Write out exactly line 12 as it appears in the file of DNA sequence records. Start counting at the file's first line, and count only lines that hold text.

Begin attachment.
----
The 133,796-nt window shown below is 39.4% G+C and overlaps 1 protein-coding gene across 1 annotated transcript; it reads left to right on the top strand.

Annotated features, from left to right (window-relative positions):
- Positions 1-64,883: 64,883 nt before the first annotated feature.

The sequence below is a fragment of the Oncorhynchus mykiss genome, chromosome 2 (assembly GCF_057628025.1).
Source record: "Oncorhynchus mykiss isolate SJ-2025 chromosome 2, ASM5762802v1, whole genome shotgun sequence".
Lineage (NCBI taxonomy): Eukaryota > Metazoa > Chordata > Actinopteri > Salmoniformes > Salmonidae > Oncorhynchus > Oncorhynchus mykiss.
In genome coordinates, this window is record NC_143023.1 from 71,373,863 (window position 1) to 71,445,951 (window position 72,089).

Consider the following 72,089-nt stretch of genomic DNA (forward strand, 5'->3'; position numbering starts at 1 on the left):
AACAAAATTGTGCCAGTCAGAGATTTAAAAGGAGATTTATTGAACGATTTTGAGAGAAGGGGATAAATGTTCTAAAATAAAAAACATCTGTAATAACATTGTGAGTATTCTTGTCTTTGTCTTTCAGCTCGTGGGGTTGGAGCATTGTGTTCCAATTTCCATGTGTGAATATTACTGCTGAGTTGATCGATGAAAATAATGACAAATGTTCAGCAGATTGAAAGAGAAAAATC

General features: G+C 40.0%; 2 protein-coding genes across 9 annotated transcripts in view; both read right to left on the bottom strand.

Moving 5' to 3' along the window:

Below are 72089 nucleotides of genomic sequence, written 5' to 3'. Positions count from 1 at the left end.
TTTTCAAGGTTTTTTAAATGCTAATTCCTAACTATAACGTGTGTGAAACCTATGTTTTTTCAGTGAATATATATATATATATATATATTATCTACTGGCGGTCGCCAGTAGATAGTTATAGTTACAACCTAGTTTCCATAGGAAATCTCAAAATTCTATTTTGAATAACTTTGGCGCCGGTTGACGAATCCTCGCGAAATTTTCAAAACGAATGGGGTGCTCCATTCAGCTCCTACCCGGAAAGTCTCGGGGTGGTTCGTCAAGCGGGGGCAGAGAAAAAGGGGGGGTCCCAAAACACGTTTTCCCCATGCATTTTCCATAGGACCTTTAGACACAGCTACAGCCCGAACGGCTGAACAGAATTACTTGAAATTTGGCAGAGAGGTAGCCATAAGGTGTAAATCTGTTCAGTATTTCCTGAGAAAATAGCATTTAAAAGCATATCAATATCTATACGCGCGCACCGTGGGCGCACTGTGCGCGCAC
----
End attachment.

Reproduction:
Below are 72089 nucleotides of genomic sequence, written 5' to 3'. Positions count from 1 at the left end.